September often marks new beginnings in the church, as programs start, Sunday school resumes and parishioners return home from cottages in the country or the quiet of the land. In this year of pandemic and protest, the Anglican Church of Canada may not be ending summer in the usual fashion—but as the September issue of the Anglican Journal explores, there are new beginnings to be found in church life.
The Journal’s top story in this issue takes a look at church re-openings across Canada, sharing how several dioceses are working to safely re-open their doors amidst COVID-19 and, in many cases, are offering ongoing online worship for those who feel safer at home. We also examine how the church’s finances have fared (and been spared) during the crisis, thanks to reduced travel costs and continued giving throughout the pandemic. And Dean Peter Elliott observes how COVID-19 leads us to notice our vulnerability and our interconnectedness.
Even as parts of the church look to a time beyond the coronavirus, the pandemic continues to exact a substantial human and social cost across the world. Among those claimed by the disease in Canada is the Rev. Margaret Waterchief, a Blackfoot elder and the first Indigenous woman ordained in the diocese of Calgary, and the Journal offers an in-depth obituary of Waterchief in this issue. COVID-19’s spread in the United States also takes focus, as we hear from two Episcopal Church bishops in very hard-hit dioceses.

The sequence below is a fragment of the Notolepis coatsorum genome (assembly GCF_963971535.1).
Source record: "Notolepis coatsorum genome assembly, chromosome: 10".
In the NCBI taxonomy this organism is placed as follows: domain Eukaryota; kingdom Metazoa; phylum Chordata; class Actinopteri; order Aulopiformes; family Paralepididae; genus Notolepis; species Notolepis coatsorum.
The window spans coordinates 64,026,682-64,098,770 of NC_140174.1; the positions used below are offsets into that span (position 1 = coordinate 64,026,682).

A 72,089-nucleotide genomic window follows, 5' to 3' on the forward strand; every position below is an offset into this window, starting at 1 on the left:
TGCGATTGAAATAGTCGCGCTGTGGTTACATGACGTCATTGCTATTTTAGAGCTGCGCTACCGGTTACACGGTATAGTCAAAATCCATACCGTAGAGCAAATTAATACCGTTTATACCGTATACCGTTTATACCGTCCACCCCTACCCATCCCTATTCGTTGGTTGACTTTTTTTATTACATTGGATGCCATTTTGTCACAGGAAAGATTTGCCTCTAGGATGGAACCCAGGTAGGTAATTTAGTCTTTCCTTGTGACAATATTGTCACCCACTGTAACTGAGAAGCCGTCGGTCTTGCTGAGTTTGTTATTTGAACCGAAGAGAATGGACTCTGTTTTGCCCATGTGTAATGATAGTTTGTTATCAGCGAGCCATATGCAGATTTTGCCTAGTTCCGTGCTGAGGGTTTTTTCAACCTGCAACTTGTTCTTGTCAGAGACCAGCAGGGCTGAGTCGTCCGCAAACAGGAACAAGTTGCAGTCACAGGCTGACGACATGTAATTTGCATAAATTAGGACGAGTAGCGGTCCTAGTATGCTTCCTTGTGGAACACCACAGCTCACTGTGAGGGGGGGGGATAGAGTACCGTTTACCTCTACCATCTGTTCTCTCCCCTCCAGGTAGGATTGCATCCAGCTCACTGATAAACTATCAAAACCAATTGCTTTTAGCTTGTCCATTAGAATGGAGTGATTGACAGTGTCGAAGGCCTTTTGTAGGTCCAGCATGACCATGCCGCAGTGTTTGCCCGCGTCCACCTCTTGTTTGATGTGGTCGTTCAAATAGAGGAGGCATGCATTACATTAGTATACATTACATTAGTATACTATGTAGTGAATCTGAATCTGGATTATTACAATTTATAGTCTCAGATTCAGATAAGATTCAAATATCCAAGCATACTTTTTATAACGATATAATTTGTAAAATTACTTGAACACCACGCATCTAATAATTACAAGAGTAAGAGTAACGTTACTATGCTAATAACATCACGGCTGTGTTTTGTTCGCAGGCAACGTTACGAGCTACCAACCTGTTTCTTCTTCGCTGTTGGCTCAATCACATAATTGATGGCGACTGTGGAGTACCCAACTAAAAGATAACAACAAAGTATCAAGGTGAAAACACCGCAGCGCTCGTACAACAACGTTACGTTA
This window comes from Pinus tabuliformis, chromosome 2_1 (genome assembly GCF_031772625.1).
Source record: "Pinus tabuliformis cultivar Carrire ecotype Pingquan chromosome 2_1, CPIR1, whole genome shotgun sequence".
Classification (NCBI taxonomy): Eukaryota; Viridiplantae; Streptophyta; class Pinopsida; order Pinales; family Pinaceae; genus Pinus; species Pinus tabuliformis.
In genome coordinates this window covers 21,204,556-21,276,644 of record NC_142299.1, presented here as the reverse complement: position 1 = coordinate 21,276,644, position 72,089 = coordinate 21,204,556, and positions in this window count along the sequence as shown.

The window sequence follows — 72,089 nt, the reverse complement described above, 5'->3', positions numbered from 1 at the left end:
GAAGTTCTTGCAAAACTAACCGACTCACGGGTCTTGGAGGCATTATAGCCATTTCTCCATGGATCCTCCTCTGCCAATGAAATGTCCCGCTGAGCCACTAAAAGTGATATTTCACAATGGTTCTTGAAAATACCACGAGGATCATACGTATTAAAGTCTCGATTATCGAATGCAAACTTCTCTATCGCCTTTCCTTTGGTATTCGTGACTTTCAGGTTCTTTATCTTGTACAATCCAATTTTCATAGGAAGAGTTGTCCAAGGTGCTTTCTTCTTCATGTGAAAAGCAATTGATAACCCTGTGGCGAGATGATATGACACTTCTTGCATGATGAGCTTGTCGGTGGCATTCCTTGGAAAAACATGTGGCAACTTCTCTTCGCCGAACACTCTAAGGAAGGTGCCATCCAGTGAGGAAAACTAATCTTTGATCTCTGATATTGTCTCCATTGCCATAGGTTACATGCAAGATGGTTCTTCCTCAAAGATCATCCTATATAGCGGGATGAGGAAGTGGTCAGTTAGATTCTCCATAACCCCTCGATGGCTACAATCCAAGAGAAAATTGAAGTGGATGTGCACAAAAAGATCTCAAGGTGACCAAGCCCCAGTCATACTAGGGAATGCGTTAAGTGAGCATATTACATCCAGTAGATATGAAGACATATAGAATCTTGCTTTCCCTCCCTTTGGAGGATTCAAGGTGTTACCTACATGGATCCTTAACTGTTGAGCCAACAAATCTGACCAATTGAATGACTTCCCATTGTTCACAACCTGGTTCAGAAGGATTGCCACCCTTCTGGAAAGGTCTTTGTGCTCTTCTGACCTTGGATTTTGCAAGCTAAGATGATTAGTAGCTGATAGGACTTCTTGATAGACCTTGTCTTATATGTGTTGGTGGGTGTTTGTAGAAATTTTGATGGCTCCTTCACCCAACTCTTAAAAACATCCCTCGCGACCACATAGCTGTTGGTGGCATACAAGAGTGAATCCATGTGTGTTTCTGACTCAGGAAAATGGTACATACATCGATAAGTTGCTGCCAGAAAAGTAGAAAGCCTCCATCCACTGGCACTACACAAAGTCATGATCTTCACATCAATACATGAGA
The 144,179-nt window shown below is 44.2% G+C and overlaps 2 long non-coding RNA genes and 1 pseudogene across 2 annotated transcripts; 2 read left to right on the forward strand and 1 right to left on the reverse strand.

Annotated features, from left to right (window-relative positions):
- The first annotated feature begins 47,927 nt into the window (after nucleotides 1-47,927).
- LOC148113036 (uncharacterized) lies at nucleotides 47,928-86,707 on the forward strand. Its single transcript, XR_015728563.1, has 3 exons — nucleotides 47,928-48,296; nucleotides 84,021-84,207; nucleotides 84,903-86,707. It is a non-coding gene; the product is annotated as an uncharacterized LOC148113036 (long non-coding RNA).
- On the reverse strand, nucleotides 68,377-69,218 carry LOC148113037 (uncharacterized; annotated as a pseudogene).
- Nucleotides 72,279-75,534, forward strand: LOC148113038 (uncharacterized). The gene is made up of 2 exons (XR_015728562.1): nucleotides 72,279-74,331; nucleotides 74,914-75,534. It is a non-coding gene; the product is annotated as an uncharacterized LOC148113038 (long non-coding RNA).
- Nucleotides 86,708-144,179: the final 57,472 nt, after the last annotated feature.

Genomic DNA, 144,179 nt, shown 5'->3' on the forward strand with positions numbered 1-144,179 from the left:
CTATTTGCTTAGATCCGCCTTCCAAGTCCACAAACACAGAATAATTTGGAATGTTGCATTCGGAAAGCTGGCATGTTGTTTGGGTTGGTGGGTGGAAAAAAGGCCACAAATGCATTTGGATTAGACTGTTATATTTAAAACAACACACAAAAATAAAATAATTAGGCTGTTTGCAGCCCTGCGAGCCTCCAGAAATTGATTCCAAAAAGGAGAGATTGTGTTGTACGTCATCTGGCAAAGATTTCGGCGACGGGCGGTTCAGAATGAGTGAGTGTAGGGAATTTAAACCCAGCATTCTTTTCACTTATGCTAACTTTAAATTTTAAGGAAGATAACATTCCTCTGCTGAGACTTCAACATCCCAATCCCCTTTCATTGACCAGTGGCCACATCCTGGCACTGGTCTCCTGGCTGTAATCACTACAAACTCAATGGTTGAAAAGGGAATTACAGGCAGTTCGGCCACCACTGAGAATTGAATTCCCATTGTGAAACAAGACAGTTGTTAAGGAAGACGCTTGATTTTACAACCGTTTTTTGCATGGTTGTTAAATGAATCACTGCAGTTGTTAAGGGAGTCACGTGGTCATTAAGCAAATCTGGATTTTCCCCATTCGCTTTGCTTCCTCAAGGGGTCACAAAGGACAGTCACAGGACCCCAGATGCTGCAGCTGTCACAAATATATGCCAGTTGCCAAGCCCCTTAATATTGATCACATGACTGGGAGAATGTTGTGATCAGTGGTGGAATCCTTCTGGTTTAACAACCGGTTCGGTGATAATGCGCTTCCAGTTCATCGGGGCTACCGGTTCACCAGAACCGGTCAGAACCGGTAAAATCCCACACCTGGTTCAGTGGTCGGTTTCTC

Of course, COVID-19 hasn’t been the only issue faced by the church in recent months. The church has issued a number of statements about racism, global conflict and social need, of which the Journal offers an overview along with commentary from Archbishop Linda Nicholls, primate of the Anglican Church of Canada. We also hear from Laurel Parson, archivist of General Synod, about efforts to decolonize descriptions used in the church’s national archives. In addition, Anglican activist Phyllis Creighton reminds us of the 75th anniversary of the atomic bombings of Japan—and Canada’s role in the development of those nuclear weapons.
Where will the church be taken as the world continues to change? Both Archbishop Nicholls and National Indigenous Anglican Archbishop Mark MacDonald address this question in their columns in this issue. They reflect upon what it will mean to “go back” after lockdowns and what new ways might appear as old ones fall away.